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Manufacturing a semiconductor wafer. Photo: Alfredo Sosa/The Christian Science Monitor via Getty Images

Global chip sales rose nearly 14% last year to a record $468.8 billion, according to new numbers from the Semiconductor Industry Association. However, growth slowed significantly in the second half as the industry enters what appears to be a period of slower growth.

Why it matters: Chips are at the heart of all manner of electronics, from phones and PCs to broader markets like cars and appliances. Plus, unlike the gear they end up in, a significant number of semiconductors are not only designed in the U.S. but also manufactured here.

  • Chip sales growth is seen slowing to just 2.6% this year, according to the World Semiconductor Trade Statistics organization.
  • "We may be moving into a cyclical period [where we are] experiencing slower growth," SIA CEO John Neuffer said in an interview. But he added that the industry's long-term outlook is "very strong" as more chips go into more products.

Slowing growth: Several factors are weighing on the chip business, beyond the fact that it is a cyclical industry that has boomed for the last couple of years. In particular, there are concerns that the U.S.-China trade dispute as well as a slowing domestic Chinese market for consumer electronics could be hurting business.

  • "We want this to get resolved," Neuffer said. "We want the tariffs to get lifted."
  • Ideally, he said, the issues would be resolved in a way that increases intellectual property protections, a key concern for the U.S. high tech community.

By the numbers:

  • Total chip unit shipments topped 1 trillion for the first time.
  • Memory was the largest and fastest growing type of semiconductor, with sales up 27.4% to $158 billion.
  • Sales in 2018 rose in every region, led by China, where sales were up 20% for the year.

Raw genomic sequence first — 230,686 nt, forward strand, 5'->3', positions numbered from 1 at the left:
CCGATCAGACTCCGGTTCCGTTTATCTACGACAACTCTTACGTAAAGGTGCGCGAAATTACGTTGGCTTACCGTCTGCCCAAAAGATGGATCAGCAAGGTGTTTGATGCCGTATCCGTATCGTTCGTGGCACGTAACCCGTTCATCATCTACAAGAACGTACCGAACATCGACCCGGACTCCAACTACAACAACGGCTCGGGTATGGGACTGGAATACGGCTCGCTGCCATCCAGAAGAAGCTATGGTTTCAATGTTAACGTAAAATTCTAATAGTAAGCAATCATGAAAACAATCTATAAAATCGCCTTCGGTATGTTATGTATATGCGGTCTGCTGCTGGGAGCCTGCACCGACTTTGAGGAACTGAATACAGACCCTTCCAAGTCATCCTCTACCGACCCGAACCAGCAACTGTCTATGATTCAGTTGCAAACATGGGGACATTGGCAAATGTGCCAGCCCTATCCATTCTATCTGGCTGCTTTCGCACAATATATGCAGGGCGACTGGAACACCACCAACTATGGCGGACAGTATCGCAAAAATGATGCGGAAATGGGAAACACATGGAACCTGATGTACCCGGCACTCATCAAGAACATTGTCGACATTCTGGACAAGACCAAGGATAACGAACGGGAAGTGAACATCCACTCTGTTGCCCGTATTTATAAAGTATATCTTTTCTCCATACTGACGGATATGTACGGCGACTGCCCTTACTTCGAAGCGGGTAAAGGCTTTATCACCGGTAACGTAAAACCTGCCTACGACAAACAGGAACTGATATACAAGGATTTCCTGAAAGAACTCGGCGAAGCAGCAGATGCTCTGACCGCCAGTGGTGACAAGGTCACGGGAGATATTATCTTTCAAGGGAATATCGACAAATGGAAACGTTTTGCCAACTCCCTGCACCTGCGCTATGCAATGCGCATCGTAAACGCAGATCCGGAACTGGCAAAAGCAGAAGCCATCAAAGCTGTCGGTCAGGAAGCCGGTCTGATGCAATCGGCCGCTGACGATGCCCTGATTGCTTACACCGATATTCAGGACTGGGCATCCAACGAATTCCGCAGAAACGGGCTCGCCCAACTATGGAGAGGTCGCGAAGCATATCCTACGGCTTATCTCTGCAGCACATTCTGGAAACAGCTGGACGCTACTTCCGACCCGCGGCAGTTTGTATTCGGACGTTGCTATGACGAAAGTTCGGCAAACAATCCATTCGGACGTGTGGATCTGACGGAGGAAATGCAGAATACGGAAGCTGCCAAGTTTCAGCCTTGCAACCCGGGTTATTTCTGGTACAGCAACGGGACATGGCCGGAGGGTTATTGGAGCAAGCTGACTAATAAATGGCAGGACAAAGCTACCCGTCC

Go deeper: Computer chips are still "Made in USA"

Go deeper

Mike Allen, author of AM
2 hours ago - Politics & Policy

Biden's "overwhelming force" doctrine

President-elect Biden arrives to introduce his science team in Wilmington yesterday. Photo: Kevin Lamarque/Reuters

President-elect Biden has ordered up a shock-and-awe campaign for his first days in office to signal, as dramatically as possible, the radical shift coming to America and global affairs, his advisers tell us. 

The plan, Part 1 ... Biden, as detailed in a "First Ten Days" memo from incoming chief of staff Ron Klain, plans to unleash executive orders, federal powers and speeches to shift to a stark, national plan for "100 million shots" in three months.

Off the Rails

Episode 2: Barbarians at the Oval

Photo illustration: Sarah Grillo/Axios. Photo: Jim Watson/AFP/Getty Images

Beginning on election night 2020 and continuing through his final days in office, Donald Trump unraveled and dragged America with him, to the point that his followers sacked the U.S. Capitol with two weeks left in his term. This Axios series takes you inside the collapse of a president.

Episode 2: Trump stops buying what his professional staff are telling him, and increasingly turns to radical voices telling him what he wants to hear. Read episode 1.

President Trump plunked down in an armchair in the White House residence, still dressed from his golf game — navy fleece, black pants, white MAGA cap. It was Saturday, Nov. 7. The networks had just called the election for Joe Biden.

Fringe right plots new attacks out of sight

Illustration: Aïda Amer/Axios

Domestic extremists are using obscure and private corners of the internet to plot new attacks ahead of Inauguration Day. Their plans are also hidden in plain sight, buried in podcasts and online video platforms.

Why it matters: Because law enforcement was caught flat-footed during last week's Capitol siege, researchers and intelligence agencies are paying more attention to online threats that could turn into real-world violence.